Bill guaranteeing freedom of information is approved by lawmakers in Seychelles
Although the act makes provisions for the disclosure of information from the relevant authorities, it also exempts some classes of information from being disclosed. (Casey Marsha, Flickr, Photo licenses: cc-by-nc 2.0)
(Seychelles News Agency) - A bill that will provide the public with the right to gain access to information held by public bodies was approved on Tuesday by Seychelles’ National Assembly.
The bill was brought before the National Assembly by Vice-President Vincent Meriton, who said that government leaders should become more open and accountable to the people.
Meriton said that even though Seychellois have had comparatively easy access to information there have still been talks that the population have not been able to exercise this easily.
“This bill presented today puts an end to this because we are proposing a legal structure that will guarantee such rights,” he said.
When the bill is put into law by President Danny Faure, it will apply to authorities and institutions performing government functions, bodies owned and controlled by the government including parastatals, and non-governmental organisations financed directly by the state.
Speaking to SNA, a journalist from TODAY daily newspaper, Sasha-Lee Marivel said, “In the past three years I have observed that accessing information has become easier for independent media houses, even before the bill was presented. So now what makes the difference is how this information is delivered.”
She said that much will depend on the “information officers’ as they will be the people mandated to be the bridge between the information and the public or journalists.”
Marivel, who has a bachelor's degree in journalism, added that this bill is useful provided that journalists are willing to put in the research and work behind the data.
“What use is information if it is not studied, contextualised, and given meaning? It also needs to be relevant for progress and education,” she said.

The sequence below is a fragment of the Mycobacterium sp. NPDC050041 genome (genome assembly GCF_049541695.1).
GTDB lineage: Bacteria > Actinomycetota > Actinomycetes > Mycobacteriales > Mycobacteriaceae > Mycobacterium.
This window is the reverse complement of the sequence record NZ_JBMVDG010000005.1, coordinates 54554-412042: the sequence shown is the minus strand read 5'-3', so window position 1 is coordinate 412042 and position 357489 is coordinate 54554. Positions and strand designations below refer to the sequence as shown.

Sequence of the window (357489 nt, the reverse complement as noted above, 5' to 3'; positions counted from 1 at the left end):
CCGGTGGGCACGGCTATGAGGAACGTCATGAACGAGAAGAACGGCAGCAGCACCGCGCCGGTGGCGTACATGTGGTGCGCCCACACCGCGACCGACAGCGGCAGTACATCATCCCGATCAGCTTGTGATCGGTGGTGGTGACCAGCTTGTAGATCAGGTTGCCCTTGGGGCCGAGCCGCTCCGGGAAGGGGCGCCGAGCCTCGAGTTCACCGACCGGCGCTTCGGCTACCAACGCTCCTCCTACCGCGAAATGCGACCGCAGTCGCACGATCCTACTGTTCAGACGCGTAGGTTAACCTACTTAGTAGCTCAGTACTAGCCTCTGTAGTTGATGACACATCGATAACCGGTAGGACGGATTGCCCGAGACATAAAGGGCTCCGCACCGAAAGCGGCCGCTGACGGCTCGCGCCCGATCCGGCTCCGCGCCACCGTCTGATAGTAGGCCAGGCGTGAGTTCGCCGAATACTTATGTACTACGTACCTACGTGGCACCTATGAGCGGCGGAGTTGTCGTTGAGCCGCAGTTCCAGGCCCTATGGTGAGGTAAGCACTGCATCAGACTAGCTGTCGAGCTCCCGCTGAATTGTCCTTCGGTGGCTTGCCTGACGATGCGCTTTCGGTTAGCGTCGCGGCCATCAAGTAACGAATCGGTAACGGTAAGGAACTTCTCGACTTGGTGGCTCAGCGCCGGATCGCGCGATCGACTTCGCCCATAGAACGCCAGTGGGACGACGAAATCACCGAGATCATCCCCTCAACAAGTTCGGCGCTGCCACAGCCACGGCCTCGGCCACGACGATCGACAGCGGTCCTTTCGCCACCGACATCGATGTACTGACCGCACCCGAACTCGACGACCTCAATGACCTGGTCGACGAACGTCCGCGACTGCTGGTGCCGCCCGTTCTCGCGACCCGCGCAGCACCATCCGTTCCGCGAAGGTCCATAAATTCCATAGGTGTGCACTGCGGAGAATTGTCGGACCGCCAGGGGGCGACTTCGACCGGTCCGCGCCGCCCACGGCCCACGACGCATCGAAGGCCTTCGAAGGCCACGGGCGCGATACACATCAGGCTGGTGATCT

Marivel said that real journalism is about ethics and that “information for the sake of information alone is not good enough – we need to put it together in a way that will benefit the reader, not some political agenda or personal mileage.”
Although the act makes provisions for the disclosure of information from the relevant authorities, it also exempts some classes of information from being disclosed.
“These exemptions include information that might comprise state security, endanger the life and safety of an individual or cause damage to the country’s economic model,” said Meriton.
“It also aims to counter corruption and malpractice by facilitating transparency, good governance and accountability,” he added.
Under the new act, a public body will be responsible for facilitating access to its information by publishing information within 30 days of it being generated, provide annual publications of its directory of employees, travel and hospitality expenses, budget, revenue and expenditures, and details of its processes and procedures among others.
The public body will also report to the Information Commission which will be would be created under section 54 of the Access to Information Act.
The commission will be able to impose a fine of not exceeding $1,831 (SCR25,000) in cases where the information officer refuses to receive an application or does not provide the information within the time frame. A penalty of five years in prison and $18,200 (SCR250, 000) will be applicable where an individual denies right to information through altercation or concealment.